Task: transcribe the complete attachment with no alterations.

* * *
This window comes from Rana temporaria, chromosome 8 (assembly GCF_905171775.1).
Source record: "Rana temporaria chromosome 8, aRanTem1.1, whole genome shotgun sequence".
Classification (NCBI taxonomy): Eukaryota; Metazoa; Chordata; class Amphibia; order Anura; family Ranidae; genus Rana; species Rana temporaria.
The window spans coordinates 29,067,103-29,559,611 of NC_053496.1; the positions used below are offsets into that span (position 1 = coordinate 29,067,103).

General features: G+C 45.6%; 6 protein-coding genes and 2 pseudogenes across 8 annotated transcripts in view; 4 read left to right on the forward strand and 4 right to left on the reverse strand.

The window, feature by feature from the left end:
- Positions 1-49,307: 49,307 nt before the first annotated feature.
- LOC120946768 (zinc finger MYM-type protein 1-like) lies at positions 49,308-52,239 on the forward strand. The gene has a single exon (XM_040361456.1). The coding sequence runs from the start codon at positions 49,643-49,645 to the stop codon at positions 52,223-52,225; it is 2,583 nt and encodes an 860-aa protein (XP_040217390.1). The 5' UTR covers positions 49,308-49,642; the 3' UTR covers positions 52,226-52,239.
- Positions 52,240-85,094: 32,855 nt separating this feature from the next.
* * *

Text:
This window comes from Rana temporaria, chromosome 8 (assembly GCF_905171775.1).
Source record: "Rana temporaria chromosome 8, aRanTem1.1, whole genome shotgun sequence".
Classification (NCBI taxonomy): Eukaryota; Metazoa; Chordata; class Amphibia; order Anura; family Ranidae; genus Rana; species Rana temporaria.
The window spans coordinates 29,067,103-29,559,611 of NC_053496.1; the positions used below are offsets into that span (position 1 = coordinate 29,067,103).

General features: G+C 45.6%; 6 protein-coding genes and 2 pseudogenes across 8 annotated transcripts in view; 4 read left to right on the forward strand and 4 right to left on the reverse strand.

The window, feature by feature from the left end:
- Positions 1-49,307: 49,307 nt before the first annotated feature.
- LOC120946768 (zinc finger MYM-type protein 1-like) lies at positions 49,308-52,239 on the forward strand. The gene has a single exon (XM_040361456.1). The coding sequence runs from the start codon at positions 49,643-49,645 to the stop codon at positions 52,223-52,225; it is 2,583 nt and encodes an 860-aa protein (XP_040217390.1). The 5' UTR covers positions 49,308-49,642; the 3' UTR covers positions 52,226-52,239.
- Positions 52,240-85,094: 32,855 nt separating this feature from the next.